tirades and denunciations of suspected writers, intended for the guidance of the heads of families, is filled up with accounts of books of Voyages and Travels for the amusement of the younger branches. The poetical department is almost a sinecure, consisting of mere summary decisions and a list of quotations. Mr. Croker is understood to contribute the St. Helena articles and the liberality, Mr. Canning the practical good sense, Mr. D’Israeli the goodnature, Mr. Jacob the modesty, Mr. Southey the consistency, and the Editor himself the chivalrous spirit and the attacks on Lady Morgan. It is a double crime, and excites a double portion of spleen in the Editor, when female writers are not advocates of passive obedience and non-resistance. This Journal, then, is a depository for every species of political sophistry and personal calumny. There is no abuse or corruption that does not there find a jesuitical palliation or a bare-faced vindication. There we meet the slime of hypocrisy, the varnish of courts, the cant of pedantry, the cobwebs of the law, the iron hand of power. Its object is as mischievous as the means by which it is pursued are odious. The intention is to poison the sources of public opinion and of individual fame-to pervert literature, from being the natural ally of freedom and humanity, into an engine of priestcraft and despotism, and to undermine the spirit of the English Constitution and the independence of the English character. The Editor and his friends systematically explode every principle of liberty, laugh patriotism and public spirit to scorn, resent every pretence to integrity as a piece of singularity or insolence, and strike at the root of all free inquiry or discussion, by running down every writer as a vile scribbler and a bad member of society, who is not a hireling and a slave. No means are stuck at in accomplishing this laudable end. Strong in patronage, they trample on truth, justice, and decency. They claim the privilege of court-favourites. They keep as little faith with the public, as with their opponents. No statement in the Quarterly Review is to be trusted: there is no fact that is not misrepresented in it, no quotation that is not garbled, no character that is not slandered, if it can answer the purposes of a party to do so. The weight of power, of wealth, of rank is thrown into the scale, gives its impulse to the machine; and the whole is under the guidance of Mr. Gifford's instinctive genius of the inborn hatred of servility for independence, of dulness for talent, of cunning and impudênce for truth and honesty. It costs him no effort to execute his disreputable task-in being the tool of a crooked policy, he but labours in his natural vocation. He patches up a rotten system as he would supply the chasms in a worm-eaten manuscript, from a grovelling incapacity to do any thing better; thinks that if a single iota in the claims of prerogative and power were lost, the whole fabric of society would fall upon his head and crush him; and calculates that his best chance for literary reputation is by black-balling one half of the competitors as Jacobins and levellers, and securing the suffrages of the other half in his favour as a loyal subject and trusty partisan!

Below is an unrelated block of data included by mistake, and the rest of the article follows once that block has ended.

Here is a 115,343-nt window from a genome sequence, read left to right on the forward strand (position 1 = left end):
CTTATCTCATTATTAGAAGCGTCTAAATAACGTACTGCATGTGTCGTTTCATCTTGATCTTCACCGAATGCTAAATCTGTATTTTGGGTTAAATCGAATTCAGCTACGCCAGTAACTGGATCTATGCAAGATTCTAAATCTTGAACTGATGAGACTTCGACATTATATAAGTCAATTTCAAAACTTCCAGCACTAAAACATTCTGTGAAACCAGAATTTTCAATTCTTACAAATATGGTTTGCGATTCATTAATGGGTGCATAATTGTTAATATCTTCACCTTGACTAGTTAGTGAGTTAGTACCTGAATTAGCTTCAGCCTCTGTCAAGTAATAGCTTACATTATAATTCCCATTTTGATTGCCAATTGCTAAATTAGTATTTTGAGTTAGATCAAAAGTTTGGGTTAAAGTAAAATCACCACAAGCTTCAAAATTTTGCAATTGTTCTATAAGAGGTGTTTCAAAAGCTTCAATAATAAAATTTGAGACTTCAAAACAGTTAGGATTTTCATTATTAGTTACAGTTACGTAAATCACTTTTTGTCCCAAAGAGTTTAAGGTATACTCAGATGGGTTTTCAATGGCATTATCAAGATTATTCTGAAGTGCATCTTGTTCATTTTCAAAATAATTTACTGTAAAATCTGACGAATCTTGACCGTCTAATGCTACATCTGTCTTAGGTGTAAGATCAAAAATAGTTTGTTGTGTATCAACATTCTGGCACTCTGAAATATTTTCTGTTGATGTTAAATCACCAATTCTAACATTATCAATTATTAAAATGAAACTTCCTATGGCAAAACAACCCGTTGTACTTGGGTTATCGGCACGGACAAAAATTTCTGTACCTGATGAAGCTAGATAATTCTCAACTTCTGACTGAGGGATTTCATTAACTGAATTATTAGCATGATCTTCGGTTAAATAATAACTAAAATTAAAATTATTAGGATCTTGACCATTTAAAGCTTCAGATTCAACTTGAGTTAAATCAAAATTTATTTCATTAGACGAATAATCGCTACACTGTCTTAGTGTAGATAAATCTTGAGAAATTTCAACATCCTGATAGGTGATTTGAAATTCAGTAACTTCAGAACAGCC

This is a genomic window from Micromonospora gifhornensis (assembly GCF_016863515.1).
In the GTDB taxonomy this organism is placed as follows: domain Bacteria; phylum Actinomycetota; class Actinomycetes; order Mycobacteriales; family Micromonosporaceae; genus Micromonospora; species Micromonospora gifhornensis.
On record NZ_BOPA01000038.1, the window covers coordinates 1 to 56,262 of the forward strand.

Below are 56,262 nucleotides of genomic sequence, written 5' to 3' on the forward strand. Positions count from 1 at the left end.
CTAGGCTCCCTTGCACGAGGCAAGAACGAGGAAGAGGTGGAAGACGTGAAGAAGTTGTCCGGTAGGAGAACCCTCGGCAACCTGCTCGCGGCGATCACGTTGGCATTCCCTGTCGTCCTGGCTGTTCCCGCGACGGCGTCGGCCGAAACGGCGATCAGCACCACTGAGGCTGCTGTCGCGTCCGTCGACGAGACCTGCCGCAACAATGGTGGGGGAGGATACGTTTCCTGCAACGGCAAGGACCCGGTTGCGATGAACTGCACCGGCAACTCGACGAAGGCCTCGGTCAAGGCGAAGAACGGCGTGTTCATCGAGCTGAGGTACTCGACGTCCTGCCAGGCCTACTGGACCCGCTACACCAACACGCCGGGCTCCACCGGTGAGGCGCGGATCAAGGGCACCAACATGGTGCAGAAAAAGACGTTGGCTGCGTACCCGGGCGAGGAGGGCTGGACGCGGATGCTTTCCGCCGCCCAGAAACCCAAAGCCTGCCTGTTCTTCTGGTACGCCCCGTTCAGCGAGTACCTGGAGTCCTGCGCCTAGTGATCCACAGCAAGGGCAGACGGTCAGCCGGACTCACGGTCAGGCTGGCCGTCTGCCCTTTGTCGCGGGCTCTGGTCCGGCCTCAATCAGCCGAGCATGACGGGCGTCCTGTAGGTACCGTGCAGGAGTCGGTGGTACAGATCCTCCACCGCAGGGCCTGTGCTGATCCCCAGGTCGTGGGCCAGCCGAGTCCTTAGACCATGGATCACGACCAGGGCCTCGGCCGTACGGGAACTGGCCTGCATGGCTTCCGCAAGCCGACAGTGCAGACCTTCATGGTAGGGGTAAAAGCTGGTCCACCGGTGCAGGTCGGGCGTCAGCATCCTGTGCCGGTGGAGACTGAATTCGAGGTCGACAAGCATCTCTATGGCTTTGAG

Mr. Gifford, as a satirist, is violent and abrupt. He takes obvious or physical defects, and dwells
them with much labour and harshness of invective, but with wit or spirit. He expresses a great deal of anger and contempt, but you cannot tell very well why_except that he seems to be sore and out of humour. His satire is mere peevishness and spleen, or something worsepersonal antipathy and rancour. We are in quite as much pain for the writer, as for the object of his resentment. His address to Peter